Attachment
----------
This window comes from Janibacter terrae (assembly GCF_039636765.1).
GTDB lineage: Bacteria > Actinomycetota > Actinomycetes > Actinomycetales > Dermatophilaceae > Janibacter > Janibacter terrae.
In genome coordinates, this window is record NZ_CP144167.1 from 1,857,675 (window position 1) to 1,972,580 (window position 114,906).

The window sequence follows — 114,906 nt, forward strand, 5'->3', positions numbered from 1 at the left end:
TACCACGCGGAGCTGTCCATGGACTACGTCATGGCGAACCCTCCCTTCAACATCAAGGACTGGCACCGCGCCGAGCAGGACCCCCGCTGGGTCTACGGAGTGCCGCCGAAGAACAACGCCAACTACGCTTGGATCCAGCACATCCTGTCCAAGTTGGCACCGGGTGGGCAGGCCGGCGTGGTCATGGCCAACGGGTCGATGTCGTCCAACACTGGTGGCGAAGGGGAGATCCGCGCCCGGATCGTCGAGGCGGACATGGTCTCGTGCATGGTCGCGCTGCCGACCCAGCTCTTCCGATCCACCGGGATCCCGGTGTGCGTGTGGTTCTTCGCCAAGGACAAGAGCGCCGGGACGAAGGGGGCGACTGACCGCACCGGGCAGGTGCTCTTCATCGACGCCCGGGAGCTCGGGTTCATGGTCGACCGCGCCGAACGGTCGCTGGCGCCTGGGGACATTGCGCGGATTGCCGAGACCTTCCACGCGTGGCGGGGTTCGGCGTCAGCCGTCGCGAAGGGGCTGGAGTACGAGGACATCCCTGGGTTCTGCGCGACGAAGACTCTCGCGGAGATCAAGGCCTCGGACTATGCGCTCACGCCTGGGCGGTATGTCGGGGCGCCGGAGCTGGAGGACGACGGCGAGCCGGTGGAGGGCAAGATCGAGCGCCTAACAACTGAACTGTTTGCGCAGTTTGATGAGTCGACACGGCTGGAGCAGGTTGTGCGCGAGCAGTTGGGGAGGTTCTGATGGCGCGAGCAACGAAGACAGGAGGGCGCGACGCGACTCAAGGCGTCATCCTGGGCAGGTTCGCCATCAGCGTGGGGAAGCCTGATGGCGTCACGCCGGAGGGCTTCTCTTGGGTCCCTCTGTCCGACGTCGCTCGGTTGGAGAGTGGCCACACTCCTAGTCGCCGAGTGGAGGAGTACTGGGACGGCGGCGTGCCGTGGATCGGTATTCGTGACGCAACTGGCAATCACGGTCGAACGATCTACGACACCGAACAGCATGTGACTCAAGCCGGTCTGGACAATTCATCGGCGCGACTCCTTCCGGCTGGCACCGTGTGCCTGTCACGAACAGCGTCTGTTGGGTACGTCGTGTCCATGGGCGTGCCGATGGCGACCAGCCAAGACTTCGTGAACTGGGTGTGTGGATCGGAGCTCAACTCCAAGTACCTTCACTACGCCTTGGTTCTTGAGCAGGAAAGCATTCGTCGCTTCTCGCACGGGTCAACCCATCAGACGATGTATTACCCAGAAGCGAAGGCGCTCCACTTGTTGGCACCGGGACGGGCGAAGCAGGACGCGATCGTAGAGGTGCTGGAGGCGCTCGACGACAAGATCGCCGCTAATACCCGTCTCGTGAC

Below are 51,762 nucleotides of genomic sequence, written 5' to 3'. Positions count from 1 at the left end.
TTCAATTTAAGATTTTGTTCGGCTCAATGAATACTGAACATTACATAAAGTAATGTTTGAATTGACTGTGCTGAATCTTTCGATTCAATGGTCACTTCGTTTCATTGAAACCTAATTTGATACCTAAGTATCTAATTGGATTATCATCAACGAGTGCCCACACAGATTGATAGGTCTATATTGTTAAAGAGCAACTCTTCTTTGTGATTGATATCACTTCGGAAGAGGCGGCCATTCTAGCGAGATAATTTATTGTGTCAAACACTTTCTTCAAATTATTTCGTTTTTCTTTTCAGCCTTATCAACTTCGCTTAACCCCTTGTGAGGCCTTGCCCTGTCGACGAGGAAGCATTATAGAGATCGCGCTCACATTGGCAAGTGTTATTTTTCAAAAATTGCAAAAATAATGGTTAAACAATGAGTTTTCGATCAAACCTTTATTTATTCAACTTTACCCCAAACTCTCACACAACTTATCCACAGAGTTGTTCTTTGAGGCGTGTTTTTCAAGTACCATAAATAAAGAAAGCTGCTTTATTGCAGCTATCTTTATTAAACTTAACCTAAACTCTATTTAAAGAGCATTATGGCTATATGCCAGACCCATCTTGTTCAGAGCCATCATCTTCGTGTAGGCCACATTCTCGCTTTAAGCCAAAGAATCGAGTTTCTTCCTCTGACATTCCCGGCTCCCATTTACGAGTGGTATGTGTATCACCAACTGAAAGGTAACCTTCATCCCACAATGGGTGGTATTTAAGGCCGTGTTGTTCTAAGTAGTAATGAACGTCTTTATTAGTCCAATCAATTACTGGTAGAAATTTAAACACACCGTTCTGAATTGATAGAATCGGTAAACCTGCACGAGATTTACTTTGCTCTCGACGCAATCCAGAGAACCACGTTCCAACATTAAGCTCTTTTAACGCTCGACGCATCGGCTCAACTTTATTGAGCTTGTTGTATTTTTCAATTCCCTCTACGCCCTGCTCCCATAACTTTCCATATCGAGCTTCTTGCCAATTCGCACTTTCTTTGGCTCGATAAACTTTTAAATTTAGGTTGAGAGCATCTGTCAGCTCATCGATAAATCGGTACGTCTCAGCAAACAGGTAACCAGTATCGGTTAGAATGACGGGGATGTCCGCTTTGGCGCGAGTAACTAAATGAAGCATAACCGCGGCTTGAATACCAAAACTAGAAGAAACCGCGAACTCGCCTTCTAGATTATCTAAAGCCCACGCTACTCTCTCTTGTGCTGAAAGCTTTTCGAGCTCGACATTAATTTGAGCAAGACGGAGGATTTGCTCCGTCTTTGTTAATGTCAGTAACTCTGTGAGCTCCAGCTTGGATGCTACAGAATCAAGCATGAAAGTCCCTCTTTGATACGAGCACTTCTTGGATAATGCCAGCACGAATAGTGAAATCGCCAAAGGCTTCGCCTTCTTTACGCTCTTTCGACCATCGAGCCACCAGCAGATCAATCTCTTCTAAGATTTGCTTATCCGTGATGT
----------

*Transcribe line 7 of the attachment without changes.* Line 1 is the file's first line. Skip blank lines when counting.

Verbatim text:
TTCAATTTAAGATTTTGTTCGGCTCAATGAATACTGAACATTACATAAAGTAATGTTTGAATTGACTGTGCTGAATCTTTCGATTCAATGGTCACTTCGTTTCATTGAAACCTAATTTGATACCTAAGTATCTAATTGGATTATCATCAACGAGTGCCCACACAGATTGATAGGTCTATATTGTTAAAGAGCAACTCTTCTTTGTGATTGATATCACTTCGGAAGAGGCGGCCATTCTAGCGAGATAATTTATTGTGTCAAACACTTTCTTCAAATTATTTCGTTTTTCTTTTCAGCCTTATCAACTTCGCTTAACCCCTTGTGAGGCCTTGCCCTGTCGACGAGGAAGCATTATAGAGATCGCGCTCACATTGGCAAGTGTTATTTTTCAAAAATTGCAAAAATAATGGTTAAACAATGAGTTTTCGATCAAACCTTTATTTATTCAACTTTACCCCAAACTCTCACACAACTTATCCACAGAGTTGTTCTTTGAGGCGTGTTTTTCAAGTACCATAAATAAAGAAAGCTGCTTTATTGCAGCTATCTTTATTAAACTTAACCTAAACTCTATTTAAAGAGCATTATGGCTATATGCCAGACCCATCTTGTTCAGAGCCATCATCTTCGTGTAGGCCACATTCTCGCTTTAAGCCAAAGAATCGAGTTTCTTCCTCTGACATTCCCGGCTCCCATTTACGAGTGGTATGTGTATCACCAACTGAAAGGTAACCTTCATCCCACAATGGGTGGTATTTAAGGCCGTGTTGTTCTAAGTAGTAATGAACGTCTTTATTAGTCCAATCAATTACTGGTAGAAATTTAAACACACCGTTCTGAATTGATAGAATCGGTAAACCTGCACGAGATTTACTTTGCTCTCGACGCAATCCAGAGAACCACGTTCCAACATTAAGCTCTTTTAACGCTCGACGCATCGGCTCAACTTTATTGAGCTTGTTGTATTTTTCAATTCCCTCTACGCCCTGCTCCCATAACTTTCCATATCGAGCTTCTTGCCAATTCGCACTTTCTTTGGCTCGATAAACTTTTAAATTTAGGTTGAGAGCATCTGTCAGCTCATCGATAAATCGGTACGTCTCAGCAAACAGGTAACCAGTATCGGTTAGAATGACGGGGATGTCCGCTTTGGCGCGAGTAACTAAATGAAGCATAACCGCGGCTTGAATACCAAAACTAGAAGAAACCGCGAACTCGCCTTCTAGATTATCTAAAGCCCACGCTACTCTCTCTTGTGCTGAAAGCTTTTCGAGCTCGACATTAATTTGAGCAAGACGGAGGATTTGCTCCGTCTTTGTTAATGTCAGTAACTCTGTGAGCTCCAGCTTGGATGCTACAGAATCAAGCATGAAAGTCCCTCTTTGATACGAGCACTTCTTGGATAATGCCAGCACGAATAGTGAAATCGCCAAAGGCTTCGCCTTCTTTACGCTCTTTCGACCATCGAGCCACCAGCAGATCAATCTCTTCTAAGATTTGCTTATCCGTGATGT